Senior Pet Awareness

by Sophia P. Decker, LVT

Is your pet a “senior citizen”?  If your pet is seven years or older, he is considered a mature or senior pet.  Some people are surprised by this fact.  Pets do age faster than we do, and as your pet ages, there are several medical conditions that can occur.  Common conditions that are seen in older pets include osteoarthritis, kidney disease, heart disease, liver disease, growths, cancer and hormonal disorders.  Frequent medical checkups and laboratory testing are recommended to catch any early signs of disease.    Senior lab tests include a complete blood count, a urinalysis, a general chemistry panel, a fecal check, and a thyroid test.  Most of these tests can be done in-house at your veterinarian’s office.

Golden retriever dog

When you take your senior pet to the veterinarian’s office for his next checkup, here is a list of items you should discuss with your veterinarian about your pet.

  • Easy accessibility to litter box, food, and bed for cats
  • Increased drinking, urination, and incontinence
  • Ability to climb stairs
  • Mobility and joint health
  • Nutrition and weight management
  • Vomiting and/or diarrhea
  • Dental care
  • Cold/heat intolerance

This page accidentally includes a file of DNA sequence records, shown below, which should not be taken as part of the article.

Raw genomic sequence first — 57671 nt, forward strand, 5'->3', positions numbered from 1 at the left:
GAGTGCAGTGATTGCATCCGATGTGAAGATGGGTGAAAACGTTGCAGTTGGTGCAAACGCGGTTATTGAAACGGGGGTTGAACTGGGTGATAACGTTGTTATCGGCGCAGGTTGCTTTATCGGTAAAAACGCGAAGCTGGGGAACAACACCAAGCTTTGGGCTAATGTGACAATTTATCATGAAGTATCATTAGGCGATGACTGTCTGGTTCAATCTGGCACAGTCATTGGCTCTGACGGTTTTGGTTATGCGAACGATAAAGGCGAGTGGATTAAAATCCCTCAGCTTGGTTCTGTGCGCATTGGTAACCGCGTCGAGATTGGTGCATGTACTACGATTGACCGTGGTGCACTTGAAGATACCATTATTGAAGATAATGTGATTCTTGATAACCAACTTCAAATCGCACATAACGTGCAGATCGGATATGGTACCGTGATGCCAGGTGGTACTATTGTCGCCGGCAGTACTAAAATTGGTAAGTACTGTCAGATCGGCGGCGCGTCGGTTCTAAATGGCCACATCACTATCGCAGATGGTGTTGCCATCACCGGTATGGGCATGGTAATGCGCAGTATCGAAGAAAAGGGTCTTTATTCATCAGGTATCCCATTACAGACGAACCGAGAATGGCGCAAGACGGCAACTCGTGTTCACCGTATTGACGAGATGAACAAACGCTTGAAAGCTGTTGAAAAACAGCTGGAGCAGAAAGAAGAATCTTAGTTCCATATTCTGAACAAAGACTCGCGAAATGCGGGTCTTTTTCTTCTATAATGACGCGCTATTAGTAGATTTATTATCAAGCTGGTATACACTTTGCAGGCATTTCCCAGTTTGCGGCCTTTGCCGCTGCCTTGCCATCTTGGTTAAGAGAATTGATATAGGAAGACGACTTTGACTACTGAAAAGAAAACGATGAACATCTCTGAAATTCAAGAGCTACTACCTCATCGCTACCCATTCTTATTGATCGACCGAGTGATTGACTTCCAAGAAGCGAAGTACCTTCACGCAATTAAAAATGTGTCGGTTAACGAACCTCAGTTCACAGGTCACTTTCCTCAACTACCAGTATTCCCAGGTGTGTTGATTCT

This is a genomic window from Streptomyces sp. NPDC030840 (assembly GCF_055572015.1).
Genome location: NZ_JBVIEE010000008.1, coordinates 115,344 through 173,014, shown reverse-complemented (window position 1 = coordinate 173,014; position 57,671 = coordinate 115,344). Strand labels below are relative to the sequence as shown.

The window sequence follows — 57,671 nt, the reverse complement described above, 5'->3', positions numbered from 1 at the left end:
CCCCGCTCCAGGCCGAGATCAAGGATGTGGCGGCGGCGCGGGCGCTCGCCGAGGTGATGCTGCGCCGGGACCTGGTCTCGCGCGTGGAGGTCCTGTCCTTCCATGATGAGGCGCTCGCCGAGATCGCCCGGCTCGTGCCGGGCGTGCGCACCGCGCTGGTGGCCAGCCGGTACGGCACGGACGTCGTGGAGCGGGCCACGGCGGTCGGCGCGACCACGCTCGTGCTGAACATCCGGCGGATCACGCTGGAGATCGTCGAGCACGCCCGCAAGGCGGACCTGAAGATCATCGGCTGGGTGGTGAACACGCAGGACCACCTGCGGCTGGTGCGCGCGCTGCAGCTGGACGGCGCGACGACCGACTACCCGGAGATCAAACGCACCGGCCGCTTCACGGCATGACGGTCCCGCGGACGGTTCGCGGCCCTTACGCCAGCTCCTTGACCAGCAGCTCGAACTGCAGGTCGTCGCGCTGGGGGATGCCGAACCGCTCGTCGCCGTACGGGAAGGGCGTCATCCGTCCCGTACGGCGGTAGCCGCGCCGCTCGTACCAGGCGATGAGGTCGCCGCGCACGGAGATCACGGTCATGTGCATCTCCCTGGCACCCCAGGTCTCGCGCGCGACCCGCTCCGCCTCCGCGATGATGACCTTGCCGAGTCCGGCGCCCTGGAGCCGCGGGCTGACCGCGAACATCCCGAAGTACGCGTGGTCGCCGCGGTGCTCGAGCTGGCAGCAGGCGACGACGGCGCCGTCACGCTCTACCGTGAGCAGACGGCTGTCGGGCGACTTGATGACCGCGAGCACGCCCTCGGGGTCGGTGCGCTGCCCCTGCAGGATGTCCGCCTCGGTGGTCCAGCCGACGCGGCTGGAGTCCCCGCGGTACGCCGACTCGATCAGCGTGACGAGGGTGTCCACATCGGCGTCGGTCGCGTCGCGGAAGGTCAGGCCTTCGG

• Any growths or changes in growths
  • Changes in appetite

The following is a list of signs that indicate a problem with your senior pet.  If you notice any of these signs, make an appointment to have your pet seen by a veterinarian.  The sooner a problem can be diagnosed, the more treatment options you will have for your pet.  With advancements in nutrition, diagnostics, and treatment, our pets are living longer and healthier lives.

  • Significant and sustained increase in water consumption or urination
  • Sudden weight loss or gain
  • Significant and sustained changes in appetite
  • Repeated vomiting
  • Difficulty passing stool/urine or blood in stool/urine
  • Diarrhea lasting more than three days
  • Changes in housetraining
  • Lameness
  • Noticeable change in vision
  • Foul mouth odor and inability to chew dry food
  • Hair loss
  • Excessive panting or breathing heavily at rest
  • Sudden collapse or weakness
  • Seizures
  • Persistent coughing or gagging
  • Increased size of abdomen
  • Increased amount of sleeping

Your pet’s senses gradually become less sharp as he ages.  You will probably notice subtle changes in sight, hearing, taste, touch and smell over time.  You may also notice cognitive and behavioral changes as well.  Keep your senior pet mentally and physically active as much as possible to keep his mind and senses sharp.  If you have any questions about your senior pet’s health, call or visit your veterinarian.  Older pets still have lots of love to give!